Experimental musical instruments
An experimental musical instrument (or custom-made instrument) is a musical instrument that modifies or extends an existing instrument or class of instruments, or defines or creates a new class of instrument. Some are created through simple modifications, such as cracked drum cymbals or metal objects inserted between piano strings in a prepared piano. Some experimental instruments are created from household items like a homemade mute for brass instruments such as bathtub plugs. Other experimental instruments are created from electronic spare parts, or by mixing acoustic instruments with electric components.
Experimental musical instruments are made from a wide variety of materials, using a range of different sound-production techniques. Some of the simplest instruments are percussion instruments made from scrap metal, like those created by German band Einstürzende Neubauten. Some experimental hydraulophones have been made using sewer pipes and plumbing fittings.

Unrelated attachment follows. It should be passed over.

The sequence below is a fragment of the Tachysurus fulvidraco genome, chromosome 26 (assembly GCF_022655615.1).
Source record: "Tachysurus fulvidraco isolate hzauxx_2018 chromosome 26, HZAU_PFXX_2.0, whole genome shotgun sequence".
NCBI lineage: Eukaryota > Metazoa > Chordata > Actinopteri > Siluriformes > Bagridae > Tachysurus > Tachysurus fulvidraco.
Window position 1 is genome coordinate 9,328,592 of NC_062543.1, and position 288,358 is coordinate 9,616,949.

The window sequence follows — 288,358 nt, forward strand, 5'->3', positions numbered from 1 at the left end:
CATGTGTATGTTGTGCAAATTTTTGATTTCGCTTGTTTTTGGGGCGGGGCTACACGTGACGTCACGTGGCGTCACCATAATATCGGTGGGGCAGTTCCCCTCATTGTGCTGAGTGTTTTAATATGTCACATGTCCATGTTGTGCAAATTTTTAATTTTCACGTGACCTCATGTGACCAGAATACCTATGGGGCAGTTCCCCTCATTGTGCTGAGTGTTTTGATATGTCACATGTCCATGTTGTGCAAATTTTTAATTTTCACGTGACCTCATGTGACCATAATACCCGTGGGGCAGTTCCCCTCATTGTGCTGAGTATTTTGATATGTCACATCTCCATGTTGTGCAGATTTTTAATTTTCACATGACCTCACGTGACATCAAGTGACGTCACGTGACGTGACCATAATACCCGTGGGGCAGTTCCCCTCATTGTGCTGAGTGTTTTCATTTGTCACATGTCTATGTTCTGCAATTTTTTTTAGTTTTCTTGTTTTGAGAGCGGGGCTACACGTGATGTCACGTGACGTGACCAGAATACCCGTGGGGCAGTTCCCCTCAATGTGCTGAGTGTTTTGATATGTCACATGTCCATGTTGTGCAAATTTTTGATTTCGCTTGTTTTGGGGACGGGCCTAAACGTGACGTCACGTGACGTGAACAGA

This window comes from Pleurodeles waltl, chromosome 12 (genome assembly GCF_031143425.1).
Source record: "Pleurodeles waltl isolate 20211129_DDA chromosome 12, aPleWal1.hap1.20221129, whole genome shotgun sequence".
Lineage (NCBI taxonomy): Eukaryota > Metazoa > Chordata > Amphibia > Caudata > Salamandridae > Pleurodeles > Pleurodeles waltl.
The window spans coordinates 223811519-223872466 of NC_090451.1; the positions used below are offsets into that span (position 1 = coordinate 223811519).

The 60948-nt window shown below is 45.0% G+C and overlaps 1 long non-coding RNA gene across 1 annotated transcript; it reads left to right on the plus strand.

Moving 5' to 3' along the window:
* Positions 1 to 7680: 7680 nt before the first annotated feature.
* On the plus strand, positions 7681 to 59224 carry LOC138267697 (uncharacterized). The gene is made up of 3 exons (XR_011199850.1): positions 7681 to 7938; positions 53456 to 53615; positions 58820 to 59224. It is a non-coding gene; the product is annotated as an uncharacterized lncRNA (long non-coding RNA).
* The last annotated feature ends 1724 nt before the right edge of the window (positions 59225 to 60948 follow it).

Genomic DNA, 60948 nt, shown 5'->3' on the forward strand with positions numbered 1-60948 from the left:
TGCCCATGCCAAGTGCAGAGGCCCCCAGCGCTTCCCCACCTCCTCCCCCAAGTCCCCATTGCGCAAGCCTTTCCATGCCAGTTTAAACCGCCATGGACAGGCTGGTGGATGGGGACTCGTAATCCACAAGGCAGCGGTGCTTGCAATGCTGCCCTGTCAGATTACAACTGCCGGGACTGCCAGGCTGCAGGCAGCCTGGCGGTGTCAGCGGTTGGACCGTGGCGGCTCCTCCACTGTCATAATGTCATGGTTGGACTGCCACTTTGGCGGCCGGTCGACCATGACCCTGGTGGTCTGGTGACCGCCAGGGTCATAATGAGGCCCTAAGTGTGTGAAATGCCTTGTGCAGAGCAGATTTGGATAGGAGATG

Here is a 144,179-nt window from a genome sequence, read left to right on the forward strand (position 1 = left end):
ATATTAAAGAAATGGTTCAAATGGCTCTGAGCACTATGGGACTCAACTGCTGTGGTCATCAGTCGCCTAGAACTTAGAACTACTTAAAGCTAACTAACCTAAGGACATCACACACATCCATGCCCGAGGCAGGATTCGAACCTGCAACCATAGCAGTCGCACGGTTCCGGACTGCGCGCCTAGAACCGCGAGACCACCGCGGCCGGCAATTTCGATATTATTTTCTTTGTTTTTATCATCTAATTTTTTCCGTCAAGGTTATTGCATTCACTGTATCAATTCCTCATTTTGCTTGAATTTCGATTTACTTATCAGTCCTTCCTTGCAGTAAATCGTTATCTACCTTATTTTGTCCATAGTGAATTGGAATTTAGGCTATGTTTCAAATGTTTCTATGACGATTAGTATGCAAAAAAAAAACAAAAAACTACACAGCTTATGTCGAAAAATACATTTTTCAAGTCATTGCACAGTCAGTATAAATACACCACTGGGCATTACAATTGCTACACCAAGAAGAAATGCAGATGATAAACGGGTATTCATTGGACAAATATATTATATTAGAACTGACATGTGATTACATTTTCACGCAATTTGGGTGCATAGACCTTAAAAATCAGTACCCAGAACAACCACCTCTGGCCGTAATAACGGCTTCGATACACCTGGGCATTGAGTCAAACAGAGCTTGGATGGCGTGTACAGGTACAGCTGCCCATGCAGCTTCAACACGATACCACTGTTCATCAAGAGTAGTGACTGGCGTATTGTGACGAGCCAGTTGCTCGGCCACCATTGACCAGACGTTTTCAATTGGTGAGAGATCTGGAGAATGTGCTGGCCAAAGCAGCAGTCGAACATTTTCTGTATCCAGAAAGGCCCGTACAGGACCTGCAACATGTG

Some experimental musical instruments are created by luthiers, who are trained in the construction of string instruments. Some custom made string instruments are employed with three bridges, instead of the usual two (counting the nut as a bridge). By adding a third bridge, one can create a number of unusual sounds reminiscent of chimes, bells or harps. A 'third bridge instrument' can be a "prepared guitar" modified with an object — for instance, a screwdriver — placed under the strings to act as a makeshift bridge, or it can be a custom made instrument.
Experimental luthiers are luthiers who take part in alternate stringed instrument manufacturing (such as the guitar, violin) or create original string-instruments altogether. Notable experimental luthiers include Yuri Landman, Bradford Reed, and Hans Reichel.
See also: Experimental Musical Instruments
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